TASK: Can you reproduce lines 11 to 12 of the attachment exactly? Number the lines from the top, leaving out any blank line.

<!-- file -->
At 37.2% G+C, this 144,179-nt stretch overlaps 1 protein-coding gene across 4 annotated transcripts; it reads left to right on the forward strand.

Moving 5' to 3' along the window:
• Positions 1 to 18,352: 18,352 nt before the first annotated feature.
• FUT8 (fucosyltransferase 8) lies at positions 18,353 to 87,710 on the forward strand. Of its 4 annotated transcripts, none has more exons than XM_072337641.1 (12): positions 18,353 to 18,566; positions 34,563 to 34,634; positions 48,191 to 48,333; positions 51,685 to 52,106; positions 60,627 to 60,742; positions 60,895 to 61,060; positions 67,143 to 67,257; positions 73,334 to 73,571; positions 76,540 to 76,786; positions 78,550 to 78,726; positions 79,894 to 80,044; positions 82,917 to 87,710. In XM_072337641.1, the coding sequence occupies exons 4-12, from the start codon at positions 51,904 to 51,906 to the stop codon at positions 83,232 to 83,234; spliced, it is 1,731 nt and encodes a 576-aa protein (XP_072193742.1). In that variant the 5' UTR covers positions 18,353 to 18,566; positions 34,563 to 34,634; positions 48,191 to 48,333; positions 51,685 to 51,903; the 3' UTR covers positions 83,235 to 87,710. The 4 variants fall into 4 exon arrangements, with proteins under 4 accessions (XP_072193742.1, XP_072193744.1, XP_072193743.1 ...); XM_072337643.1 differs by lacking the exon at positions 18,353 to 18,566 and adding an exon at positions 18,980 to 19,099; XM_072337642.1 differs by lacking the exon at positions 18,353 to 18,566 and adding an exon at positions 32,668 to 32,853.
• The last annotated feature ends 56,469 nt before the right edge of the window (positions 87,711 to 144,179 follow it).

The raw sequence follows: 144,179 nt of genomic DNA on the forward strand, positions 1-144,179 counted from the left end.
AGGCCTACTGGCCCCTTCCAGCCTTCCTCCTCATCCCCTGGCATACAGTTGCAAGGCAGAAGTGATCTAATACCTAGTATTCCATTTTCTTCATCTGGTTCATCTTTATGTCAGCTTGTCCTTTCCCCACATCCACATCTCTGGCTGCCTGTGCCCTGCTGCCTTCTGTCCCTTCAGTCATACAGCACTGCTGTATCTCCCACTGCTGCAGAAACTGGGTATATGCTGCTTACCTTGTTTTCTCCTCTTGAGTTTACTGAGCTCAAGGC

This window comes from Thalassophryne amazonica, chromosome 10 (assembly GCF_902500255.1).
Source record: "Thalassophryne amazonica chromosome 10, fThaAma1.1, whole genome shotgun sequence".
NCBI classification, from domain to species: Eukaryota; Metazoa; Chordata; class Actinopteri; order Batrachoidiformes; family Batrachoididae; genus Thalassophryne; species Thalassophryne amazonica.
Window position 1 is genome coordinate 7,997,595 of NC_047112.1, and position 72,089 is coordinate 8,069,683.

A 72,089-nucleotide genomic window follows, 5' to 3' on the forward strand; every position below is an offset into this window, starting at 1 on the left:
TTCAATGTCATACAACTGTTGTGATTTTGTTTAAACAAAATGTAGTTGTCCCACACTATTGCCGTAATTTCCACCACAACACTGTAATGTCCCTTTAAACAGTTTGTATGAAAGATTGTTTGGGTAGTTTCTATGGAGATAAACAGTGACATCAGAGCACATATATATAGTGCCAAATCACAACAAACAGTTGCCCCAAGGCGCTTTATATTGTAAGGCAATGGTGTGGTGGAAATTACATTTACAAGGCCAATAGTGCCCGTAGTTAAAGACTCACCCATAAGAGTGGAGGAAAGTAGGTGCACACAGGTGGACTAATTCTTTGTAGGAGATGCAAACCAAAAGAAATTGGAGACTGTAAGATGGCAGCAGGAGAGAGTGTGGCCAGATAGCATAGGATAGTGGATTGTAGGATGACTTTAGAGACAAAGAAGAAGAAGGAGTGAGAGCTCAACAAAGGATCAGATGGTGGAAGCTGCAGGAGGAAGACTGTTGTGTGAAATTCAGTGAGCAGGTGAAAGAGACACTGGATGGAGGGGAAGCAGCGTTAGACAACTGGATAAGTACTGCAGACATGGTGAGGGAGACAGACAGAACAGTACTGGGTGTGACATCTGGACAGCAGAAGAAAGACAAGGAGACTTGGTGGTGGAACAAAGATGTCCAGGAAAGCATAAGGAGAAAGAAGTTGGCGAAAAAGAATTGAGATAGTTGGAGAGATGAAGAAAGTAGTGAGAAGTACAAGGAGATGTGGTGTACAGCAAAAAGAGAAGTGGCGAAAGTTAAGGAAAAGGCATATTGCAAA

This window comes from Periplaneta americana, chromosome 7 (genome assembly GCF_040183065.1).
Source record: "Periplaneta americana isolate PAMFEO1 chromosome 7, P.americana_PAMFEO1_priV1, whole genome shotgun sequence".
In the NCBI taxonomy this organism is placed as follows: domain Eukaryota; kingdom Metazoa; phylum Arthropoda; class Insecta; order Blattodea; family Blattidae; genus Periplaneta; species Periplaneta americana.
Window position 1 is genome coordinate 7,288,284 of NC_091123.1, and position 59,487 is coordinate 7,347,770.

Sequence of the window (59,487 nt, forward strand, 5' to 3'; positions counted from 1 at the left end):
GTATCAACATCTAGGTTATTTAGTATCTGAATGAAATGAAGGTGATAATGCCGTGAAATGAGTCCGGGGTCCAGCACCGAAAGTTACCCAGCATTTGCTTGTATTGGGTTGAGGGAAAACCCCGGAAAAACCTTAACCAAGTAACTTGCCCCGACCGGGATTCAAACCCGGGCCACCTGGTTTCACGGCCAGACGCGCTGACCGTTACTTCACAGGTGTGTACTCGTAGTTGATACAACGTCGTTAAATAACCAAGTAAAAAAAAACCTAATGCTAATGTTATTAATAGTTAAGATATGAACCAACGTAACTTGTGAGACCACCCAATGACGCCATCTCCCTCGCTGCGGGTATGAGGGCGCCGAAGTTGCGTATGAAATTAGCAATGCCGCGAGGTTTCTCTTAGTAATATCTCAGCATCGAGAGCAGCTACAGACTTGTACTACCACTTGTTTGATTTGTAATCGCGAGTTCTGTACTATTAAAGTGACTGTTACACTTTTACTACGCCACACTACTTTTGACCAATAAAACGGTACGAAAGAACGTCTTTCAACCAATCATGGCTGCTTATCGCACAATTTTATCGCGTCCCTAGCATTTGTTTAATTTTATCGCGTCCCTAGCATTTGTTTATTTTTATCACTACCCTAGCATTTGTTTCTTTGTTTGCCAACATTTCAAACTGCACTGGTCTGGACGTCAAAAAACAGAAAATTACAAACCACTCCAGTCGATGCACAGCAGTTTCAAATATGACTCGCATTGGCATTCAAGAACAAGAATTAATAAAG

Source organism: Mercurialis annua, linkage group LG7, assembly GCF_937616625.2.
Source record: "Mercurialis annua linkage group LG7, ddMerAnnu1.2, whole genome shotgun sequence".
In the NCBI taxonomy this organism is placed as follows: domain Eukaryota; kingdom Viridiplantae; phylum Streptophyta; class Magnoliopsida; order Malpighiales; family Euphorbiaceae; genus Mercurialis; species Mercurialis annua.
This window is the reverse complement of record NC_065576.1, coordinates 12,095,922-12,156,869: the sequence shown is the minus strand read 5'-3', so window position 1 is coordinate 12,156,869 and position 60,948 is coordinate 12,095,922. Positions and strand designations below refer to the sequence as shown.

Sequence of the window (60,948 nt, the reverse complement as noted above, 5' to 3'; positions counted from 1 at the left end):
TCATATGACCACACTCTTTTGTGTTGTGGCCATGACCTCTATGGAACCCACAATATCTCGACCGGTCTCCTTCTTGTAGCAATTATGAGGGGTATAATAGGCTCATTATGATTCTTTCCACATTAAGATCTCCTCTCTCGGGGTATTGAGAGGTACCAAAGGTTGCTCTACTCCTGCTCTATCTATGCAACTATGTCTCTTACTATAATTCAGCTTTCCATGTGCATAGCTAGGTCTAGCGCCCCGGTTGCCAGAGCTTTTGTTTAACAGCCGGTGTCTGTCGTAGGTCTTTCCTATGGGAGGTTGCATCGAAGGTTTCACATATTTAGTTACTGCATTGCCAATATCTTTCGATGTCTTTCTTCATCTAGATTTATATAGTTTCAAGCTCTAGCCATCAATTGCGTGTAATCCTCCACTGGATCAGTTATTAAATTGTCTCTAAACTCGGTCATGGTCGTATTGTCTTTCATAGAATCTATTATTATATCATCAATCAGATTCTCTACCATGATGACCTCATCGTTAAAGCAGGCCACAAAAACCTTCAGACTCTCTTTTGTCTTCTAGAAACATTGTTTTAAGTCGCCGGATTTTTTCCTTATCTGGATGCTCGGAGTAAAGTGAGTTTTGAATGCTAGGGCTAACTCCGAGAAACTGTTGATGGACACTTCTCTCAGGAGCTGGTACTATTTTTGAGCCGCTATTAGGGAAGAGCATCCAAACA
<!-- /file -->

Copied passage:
Window position 1 is genome coordinate 7,997,595 of NC_047112.1, and position 72,089 is coordinate 8,069,683.

A 72,089-nucleotide genomic window follows, 5' to 3' on the forward strand; every position below is an offset into this window, starting at 1 on the left: